New Zealanders may have to wait longer for cheaper internet after Chorus yesterday initiated court action to challenge the Commerce Commission's ruling the network company must cut wholesale prices for copper-based broadband.

The High Court action, which is likely to drag on for some time, won't prevent Chorus from having to cut its prices from December next year. But Communications and Information Technology Minister Amy Adams said the uncertainty around the outcome of the case meant retail internet companies almost certainly would not pass on savings to consumers.

Chorus yesterday said it was filing for a High Court appeal of the commission's ruling that would slash $10 a month from the wholesale price for copper-based internet.

Read the Herald's full coverage on this issue here.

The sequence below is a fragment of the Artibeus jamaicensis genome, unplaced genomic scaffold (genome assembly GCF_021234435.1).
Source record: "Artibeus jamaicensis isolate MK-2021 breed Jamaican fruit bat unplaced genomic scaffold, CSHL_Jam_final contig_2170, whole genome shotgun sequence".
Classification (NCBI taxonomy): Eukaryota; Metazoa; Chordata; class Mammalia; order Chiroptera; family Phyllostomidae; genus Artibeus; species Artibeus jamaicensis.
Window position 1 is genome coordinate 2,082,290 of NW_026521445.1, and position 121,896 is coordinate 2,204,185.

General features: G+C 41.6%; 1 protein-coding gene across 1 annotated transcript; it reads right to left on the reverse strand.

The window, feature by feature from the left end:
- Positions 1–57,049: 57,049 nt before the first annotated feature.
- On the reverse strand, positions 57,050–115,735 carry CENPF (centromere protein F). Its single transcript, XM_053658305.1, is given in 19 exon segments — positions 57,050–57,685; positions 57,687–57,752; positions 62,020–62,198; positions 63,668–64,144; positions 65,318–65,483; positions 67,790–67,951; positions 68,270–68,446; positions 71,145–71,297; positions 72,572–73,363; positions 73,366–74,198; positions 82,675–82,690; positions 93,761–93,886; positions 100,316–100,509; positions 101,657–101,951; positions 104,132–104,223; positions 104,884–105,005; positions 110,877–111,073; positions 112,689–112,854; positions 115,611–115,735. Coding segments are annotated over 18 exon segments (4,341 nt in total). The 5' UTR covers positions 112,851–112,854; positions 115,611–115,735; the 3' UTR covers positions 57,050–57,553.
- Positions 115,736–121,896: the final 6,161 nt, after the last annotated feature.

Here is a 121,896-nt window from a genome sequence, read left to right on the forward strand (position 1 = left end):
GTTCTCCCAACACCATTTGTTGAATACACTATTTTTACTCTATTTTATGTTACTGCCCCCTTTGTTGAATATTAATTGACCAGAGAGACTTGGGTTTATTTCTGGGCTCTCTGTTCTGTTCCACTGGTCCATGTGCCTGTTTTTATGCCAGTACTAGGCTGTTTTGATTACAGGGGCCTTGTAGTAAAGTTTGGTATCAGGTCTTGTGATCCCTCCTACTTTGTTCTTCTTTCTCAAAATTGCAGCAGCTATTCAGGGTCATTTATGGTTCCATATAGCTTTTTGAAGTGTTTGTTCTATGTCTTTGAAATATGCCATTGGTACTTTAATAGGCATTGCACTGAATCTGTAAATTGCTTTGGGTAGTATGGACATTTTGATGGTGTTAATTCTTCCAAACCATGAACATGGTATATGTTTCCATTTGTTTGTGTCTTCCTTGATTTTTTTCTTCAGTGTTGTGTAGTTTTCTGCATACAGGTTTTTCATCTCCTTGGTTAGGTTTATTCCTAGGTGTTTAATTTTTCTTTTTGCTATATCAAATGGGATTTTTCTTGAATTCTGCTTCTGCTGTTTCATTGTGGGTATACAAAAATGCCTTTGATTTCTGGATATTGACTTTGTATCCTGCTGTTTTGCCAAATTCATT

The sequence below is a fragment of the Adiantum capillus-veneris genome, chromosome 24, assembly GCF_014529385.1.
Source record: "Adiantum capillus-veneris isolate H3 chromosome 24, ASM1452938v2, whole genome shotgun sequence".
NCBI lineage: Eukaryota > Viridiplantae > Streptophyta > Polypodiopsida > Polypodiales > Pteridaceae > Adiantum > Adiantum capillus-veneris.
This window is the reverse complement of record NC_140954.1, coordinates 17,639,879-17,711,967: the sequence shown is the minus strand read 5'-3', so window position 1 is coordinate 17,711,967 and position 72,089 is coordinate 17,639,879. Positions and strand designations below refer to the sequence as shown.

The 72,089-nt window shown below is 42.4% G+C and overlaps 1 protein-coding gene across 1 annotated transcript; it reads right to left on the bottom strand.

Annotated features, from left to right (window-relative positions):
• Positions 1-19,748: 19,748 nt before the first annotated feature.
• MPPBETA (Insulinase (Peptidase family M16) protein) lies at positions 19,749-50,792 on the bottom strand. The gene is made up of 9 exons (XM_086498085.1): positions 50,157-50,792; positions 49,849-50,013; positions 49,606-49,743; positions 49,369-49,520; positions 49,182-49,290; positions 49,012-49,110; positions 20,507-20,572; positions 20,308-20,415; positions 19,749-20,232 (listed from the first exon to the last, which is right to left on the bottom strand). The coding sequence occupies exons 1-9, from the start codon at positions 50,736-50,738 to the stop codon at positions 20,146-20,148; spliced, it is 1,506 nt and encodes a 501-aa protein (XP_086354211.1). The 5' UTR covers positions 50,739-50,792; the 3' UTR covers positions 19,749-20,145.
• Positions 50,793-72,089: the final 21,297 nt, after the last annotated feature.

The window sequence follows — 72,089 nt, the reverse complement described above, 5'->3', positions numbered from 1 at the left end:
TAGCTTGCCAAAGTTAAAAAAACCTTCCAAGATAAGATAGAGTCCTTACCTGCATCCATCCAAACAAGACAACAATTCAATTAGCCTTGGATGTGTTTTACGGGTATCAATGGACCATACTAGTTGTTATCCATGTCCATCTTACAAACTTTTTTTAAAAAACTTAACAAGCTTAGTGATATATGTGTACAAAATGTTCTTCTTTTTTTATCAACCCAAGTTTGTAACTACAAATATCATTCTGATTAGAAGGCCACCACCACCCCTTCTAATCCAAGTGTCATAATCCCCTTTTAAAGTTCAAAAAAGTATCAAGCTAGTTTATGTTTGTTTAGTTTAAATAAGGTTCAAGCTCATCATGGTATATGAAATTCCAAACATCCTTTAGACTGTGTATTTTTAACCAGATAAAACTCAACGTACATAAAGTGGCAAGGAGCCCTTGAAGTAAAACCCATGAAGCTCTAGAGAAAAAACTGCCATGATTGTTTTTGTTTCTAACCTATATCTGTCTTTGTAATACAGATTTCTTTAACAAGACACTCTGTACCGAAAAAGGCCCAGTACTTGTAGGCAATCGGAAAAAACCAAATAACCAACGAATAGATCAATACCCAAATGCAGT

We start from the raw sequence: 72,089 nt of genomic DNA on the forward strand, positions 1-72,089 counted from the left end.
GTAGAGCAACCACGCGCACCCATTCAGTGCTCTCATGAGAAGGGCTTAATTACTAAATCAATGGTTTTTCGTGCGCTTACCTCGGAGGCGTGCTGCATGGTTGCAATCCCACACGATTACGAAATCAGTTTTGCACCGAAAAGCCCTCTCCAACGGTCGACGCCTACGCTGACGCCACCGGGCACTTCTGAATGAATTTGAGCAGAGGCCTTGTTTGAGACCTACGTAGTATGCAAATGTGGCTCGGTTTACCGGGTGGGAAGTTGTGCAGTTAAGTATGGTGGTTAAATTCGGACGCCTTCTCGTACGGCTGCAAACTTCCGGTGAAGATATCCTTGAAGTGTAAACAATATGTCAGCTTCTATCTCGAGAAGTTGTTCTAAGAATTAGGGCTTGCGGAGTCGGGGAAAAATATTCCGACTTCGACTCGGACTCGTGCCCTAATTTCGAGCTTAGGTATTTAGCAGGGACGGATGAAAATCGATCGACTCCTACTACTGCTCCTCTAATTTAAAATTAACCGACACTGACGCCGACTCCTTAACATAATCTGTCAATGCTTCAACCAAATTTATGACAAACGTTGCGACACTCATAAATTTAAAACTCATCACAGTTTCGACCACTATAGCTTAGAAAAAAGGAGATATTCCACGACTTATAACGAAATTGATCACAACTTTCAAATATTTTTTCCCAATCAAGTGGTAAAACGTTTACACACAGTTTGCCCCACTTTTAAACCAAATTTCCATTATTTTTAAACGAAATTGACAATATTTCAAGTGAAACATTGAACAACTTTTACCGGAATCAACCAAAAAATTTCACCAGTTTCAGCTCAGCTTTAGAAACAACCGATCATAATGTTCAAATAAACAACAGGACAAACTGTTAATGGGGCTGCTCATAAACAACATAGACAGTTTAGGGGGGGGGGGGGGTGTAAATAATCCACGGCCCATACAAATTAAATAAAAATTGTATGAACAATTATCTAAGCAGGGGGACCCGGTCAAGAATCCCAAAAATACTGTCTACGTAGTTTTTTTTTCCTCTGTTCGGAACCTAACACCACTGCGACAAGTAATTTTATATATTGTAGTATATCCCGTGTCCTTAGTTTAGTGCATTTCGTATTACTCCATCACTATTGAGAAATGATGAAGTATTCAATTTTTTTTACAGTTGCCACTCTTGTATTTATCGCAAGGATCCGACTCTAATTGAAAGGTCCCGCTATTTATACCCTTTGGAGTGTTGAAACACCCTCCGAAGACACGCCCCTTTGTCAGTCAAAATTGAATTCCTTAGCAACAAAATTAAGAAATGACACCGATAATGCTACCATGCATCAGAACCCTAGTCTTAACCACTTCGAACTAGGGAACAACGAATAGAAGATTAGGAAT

Ms Adams last week said it was a near certainty the commission's ruling would be challenged in court.

"The likelihood of retailers passing on anything while it's in flux is almost zero I would suggest," she told the Herald.

However, industry sources said given that some internet companies had already said they would pass on most of the savings to customers, keen competition in the sector meant prices should fall across the industry.

Meanwhile, Prime Minister John Key yesterday acknowledged his Government could have ruled out legislation to override the commission's price cut before his support parties said last week they would not support it.

He did not believe the news last week was a significant factor in Chorus' share price falling since then.